“I didn’t even know Oscar Wilde had a wife.”
That phrase has become all too familiar for me as I tell people about my new play, The Importance Of Being Oscar, which follows the famous playwright, Oscar Wilde, at the end of his life. After a scandal that destroyed Oscar Wilde’s life, he was sentenced to two years of hard labor in prison for the crime of being a homosexual. My play takes place right after that. Released from prison, Oscar has an encounter with an old friend, his estranged wife, and his fictional creation, Dorian Gray. I plunged into research on Oscar’s life and learning about his wife, Constance Wilde, was the most fascinating part of my journey. I’ve always had a love of the satirical writer, but I knew very little of the woman who married him.
Constance Wilde, born Constance Loyd in 1859 in Dublin, was a strong supporter of women’s rights and a writer in her own right. I’ll admit my own lack of knowledge, figuring that Oscar Wilde simply got married to hide his homosexuality, which was sadly, illegal at that time. But their marriage, at least in the beginning, was truly a partnership of bright minds and strong personalities. They seemed to share a genuine affinity for each other and were well-matched. Constance would edit Oscar’s work and assisted him with the women’s magazine he ran. She even went on to publish her own book of children’s stories.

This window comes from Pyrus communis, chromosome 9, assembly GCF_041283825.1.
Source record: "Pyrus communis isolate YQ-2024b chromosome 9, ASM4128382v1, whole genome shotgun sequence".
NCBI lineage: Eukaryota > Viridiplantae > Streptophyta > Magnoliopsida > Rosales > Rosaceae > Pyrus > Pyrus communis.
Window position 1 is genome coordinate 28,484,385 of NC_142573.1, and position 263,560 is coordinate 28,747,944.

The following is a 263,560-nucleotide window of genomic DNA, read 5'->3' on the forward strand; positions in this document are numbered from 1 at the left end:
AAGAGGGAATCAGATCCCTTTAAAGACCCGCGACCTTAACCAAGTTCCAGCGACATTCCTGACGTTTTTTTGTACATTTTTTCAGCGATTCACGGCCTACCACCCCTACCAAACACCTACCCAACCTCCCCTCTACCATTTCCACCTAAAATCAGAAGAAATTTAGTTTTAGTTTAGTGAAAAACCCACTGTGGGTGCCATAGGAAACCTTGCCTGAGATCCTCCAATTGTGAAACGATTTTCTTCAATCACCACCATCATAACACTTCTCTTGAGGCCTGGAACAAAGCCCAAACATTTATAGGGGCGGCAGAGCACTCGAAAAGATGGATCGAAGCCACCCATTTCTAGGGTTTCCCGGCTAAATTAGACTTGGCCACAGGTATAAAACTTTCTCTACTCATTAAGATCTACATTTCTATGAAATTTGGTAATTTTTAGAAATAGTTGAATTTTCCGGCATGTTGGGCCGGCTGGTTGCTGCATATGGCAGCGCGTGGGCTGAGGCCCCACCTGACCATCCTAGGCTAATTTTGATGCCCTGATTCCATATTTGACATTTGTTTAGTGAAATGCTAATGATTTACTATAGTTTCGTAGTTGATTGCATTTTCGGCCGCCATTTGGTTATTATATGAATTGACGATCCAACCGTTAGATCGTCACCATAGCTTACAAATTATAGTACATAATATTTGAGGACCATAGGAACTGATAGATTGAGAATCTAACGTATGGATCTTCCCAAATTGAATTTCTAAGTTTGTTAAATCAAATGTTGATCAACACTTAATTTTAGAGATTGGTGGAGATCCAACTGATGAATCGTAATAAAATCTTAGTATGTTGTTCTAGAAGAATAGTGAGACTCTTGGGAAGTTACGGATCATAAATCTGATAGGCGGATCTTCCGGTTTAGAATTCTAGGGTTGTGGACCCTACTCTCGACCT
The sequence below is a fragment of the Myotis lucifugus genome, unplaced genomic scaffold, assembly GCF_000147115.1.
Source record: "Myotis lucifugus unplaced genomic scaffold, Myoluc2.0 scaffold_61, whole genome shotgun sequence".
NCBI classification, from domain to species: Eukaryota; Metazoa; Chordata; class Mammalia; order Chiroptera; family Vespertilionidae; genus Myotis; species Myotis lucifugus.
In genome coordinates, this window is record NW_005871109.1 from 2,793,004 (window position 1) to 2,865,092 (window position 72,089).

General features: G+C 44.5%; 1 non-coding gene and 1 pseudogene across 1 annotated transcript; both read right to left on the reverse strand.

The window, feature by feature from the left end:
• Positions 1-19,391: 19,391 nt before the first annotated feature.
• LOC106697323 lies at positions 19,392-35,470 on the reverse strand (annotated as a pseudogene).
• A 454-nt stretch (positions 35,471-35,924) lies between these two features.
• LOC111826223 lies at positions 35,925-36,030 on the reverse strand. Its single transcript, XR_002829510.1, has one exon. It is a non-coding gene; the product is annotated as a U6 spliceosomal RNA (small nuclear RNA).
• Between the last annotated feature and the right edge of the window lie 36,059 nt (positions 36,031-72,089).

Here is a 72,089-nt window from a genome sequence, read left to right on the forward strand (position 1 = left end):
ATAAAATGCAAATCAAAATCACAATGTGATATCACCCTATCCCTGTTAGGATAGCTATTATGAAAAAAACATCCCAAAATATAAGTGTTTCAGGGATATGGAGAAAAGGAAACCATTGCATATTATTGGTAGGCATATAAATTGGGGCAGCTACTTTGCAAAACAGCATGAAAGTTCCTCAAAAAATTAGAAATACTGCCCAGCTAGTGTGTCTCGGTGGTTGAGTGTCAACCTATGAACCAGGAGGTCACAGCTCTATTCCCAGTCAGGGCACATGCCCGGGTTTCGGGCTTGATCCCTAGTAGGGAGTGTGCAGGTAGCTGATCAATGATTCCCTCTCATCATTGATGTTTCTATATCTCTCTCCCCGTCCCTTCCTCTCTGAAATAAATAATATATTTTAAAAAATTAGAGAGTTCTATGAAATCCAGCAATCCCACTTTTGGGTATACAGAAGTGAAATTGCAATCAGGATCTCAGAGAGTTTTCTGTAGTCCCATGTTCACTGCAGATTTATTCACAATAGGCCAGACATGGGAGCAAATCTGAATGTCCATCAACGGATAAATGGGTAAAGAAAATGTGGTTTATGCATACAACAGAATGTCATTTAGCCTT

And she was a big advocate for women’s fashion reform. And back then, fashion, especially women’s fashion, impacted far more than just their sense of style. Promoting styles of clothes that were looser and allowed for more movement literally allowed women to be more independent. And she condemned the vast amounts of petticoats that were considered normal, in part due to their safety hazard. Oscar’s own two half-sisters, Emily and Mary, both died in 1871 when one of their petticoats caught on fire and the other sister tried to help, only to have her petticoats also catch on fire.
The scandal of Oscar Wilde’s relationship with his young lover, Lord Alfred Douglas, which eventually landed Oscar in prison, also destroyed much of what Constance had worked for in her life. Suddenly, her family was in disgrace and her husband in jail. She chose exile, leaving England with the couple’s two children, Cyril and Vyvyan. Though she never divorced Oscar, she required that he give up parental rights and changed her and her son’s name to Holland is dissociate them from the scandal. In the end, she never saw Oscar after his release from prison, though did communicate through letters and provided him with a small stipend. I deviate from this fact in my play, giving her a chance to say a final goodbye to her husband. I can only image the strength she needed to do her best for her children and even for her husband after dealing with such a deep betrayal. Several of Oscar’s young lovers, even Alfred Douglas, had been houseguests in the Wilde’s home, welcomed by Constance.
Constance died in 1898, only a year after Oscar was released from prison.
Brandie June is a writer and playwright and you can check her out at www.brandiejune.com. Her new play, The Importance Of Being Oscar, premieres in June at the Hollywood Fringe Festival. More information and tickets are available here.
For further reading, I highly suggest Constance: The Tragic and Scandalous Life of Mrs Oscar Wilde by Franny Moyle.